With respect to the exchange of XML messages between two parties, the XML Digital Signature provides a means to identify the sending party (identification), and to demonstrate that the message has not been modified (integrity). The SOAP Digital Signature specification defines how to embed the signature element of XML Digital Signature in a SOAP message as a header entry.

    XML Encryption defines how to encrypt data and represent the result as XML. The SOAP Encryption specification defines how to embed these elements in a SOAP message (header and body). The entire SOAP message or parts of a SOAP message can be encrypted to ensure confidentiality of the message contents when the message is sent to SOAP intermediaries.

    Is message security alone enough?
    Message security can be considered complementary to transport security. However, it deals with a smaller subset of the security issues for Web services. Although it covers identification, confidentiality, and integrity, it fails to address other important requirements, such as propagation of asserted identity across domains audit, etc. These requirements cannot be met by SOAP security alone, but by a combination of SOAP extensions and bindings to third-party security services (if necessary).

    Firewall Security
    Firewalls are used at the trust boundaries of enterprise networks. Firewall security enforces an access-control policy between two networks by blocking certain types of traffic and permitting others.

    In the early days of firewalls, a few well-known protocols, such as HTTP, Telnet, and FTP, required support. With the advent of newer protocols the demand arose for firewall policies to permit these protocols, an approach that was not recommended. To avoid making changes to firewall policies, "tunneling" was used to transport proprietary protocols over common protocols.

    Is firewall security alone enough?
    The rise of SOAP as the basis of Web services meant that HTTP tunneling could be increasingly common. However, the current generation of firewalls provides protection only at the network level, with minimal application awareness. Security for Web services requires the addition of application-level firewalls that inspect SOAP data content to protect against external attacks, as well as limit the effects of malicious software being transferred unintentionally among business partners.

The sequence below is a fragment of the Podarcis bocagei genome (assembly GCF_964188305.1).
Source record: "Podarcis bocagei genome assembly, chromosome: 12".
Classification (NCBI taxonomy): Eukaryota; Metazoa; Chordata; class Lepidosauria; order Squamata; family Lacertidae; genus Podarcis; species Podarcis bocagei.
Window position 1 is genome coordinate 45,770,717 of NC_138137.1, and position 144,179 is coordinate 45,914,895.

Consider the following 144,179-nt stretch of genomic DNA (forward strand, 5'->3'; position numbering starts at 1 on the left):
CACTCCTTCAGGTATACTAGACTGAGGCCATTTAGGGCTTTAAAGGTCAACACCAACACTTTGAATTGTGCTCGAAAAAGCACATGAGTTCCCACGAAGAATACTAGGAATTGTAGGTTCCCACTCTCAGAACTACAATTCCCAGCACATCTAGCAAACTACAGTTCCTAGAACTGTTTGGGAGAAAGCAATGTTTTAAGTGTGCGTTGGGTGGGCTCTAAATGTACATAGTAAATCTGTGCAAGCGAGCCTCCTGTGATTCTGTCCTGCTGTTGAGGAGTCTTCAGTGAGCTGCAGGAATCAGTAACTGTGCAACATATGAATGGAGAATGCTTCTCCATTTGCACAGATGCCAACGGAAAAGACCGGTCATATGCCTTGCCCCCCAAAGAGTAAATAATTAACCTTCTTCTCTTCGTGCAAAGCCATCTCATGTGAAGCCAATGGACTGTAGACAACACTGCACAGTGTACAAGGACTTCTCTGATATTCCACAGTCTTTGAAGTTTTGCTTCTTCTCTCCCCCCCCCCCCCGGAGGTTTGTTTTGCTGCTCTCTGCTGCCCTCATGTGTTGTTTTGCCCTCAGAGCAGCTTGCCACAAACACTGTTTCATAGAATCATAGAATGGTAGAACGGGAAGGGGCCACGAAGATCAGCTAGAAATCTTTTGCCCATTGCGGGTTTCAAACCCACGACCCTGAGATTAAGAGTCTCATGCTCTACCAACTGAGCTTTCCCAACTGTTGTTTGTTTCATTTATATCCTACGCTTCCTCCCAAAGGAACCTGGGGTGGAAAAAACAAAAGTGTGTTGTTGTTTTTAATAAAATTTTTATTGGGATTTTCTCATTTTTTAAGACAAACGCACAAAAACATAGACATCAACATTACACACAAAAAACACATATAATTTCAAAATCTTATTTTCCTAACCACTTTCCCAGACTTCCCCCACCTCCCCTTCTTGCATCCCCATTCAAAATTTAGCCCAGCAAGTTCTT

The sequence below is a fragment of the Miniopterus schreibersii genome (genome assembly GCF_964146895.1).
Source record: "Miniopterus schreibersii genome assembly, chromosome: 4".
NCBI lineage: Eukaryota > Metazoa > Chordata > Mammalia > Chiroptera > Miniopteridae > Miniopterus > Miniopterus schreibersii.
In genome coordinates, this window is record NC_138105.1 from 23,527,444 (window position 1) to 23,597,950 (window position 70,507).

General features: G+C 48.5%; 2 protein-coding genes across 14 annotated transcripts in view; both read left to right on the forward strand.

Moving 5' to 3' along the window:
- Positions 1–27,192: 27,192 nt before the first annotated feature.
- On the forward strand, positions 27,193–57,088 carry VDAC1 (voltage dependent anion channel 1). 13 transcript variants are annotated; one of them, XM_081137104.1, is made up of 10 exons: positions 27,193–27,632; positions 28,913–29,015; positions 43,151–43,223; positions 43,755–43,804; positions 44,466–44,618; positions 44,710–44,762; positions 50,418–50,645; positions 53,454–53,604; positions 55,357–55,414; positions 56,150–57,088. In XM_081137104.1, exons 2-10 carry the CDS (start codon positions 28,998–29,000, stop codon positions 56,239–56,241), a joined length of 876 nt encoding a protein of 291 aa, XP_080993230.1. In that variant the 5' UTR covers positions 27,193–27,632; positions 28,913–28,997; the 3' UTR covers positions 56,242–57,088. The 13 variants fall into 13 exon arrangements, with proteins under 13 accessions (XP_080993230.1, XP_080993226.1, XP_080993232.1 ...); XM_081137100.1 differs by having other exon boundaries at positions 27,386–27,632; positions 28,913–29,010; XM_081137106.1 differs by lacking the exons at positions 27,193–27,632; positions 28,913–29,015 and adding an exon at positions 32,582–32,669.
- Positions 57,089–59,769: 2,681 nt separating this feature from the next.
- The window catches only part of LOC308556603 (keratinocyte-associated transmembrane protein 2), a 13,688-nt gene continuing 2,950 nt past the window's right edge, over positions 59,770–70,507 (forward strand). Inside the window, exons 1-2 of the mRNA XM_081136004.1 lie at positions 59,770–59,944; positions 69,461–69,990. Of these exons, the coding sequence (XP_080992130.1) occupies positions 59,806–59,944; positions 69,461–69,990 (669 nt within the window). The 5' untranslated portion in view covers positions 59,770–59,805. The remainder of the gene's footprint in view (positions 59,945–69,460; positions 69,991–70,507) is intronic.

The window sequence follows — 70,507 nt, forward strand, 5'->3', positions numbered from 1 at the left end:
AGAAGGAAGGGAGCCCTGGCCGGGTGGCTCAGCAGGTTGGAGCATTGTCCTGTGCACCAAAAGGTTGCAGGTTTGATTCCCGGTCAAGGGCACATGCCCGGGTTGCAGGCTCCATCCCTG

Component Security
    The advent of Web services has created a far greater challenge to the effectiveness and completeness of security services in the area of components. Ironically, security models within existing enterprise components - considered fairly recent adoptions within the enterprise business frameworks - have already been tagged as "legacy" in terms of what they can offer.

    Typically in a Web service, requests/ invocations are delegated to well-defined endpoints hosting the request-processing service. For example, in the J2EE platform, these endpoints typically tend to be enterprise business components like J2EE EJBs, servlets, JSP, Java Web Services (JWS), portals, or Remote Portlet Web Services. It would seem logical to use the security provided by these existing components, such as J2EE Role-Based Access Control and/or JAAS. Such a security mechanism could be programmatic or declarative.

    Is component security alone enough?
    The inherent security model of components (such as in J2EE) generally provides minimal security, such as coarse-grained access control (through roles). Often, once these applications have been Web services-enabled, additional security demands are placed on them in terms of complex, fine-grained access control and the portability of security information. Depending on component securities alone could lead to a single point of failure if compromised, as security is a cooperative effort among layers of protection.

    Existing Security Approaches for Web Services Security Integration
    Web services solutions in transport and message security have existed for a while and have been quite widely adopted by the Web services vendor community. But there are other parts of the Web services framework with security needs that have yet to be addressed for a standards-based solution. Hence, vendors of Web services environments (developer toolkits, runtime environments) are providing their own security mechanisms for access to registry, service, components, etc.

    Security by vendor extensions
    A common pattern in vendor-provided message security has been to place the security extensions in the SOAP header, in accordance with SOAP Header Extension Mechanism. The extensions may contain additional data to allow modular addition of features and services like transaction management, conversation state management, digital signatures, user credentials, and message routing (e.g., specifying the recipient). In this way, the message context information can be propagated along the process chain of invocation.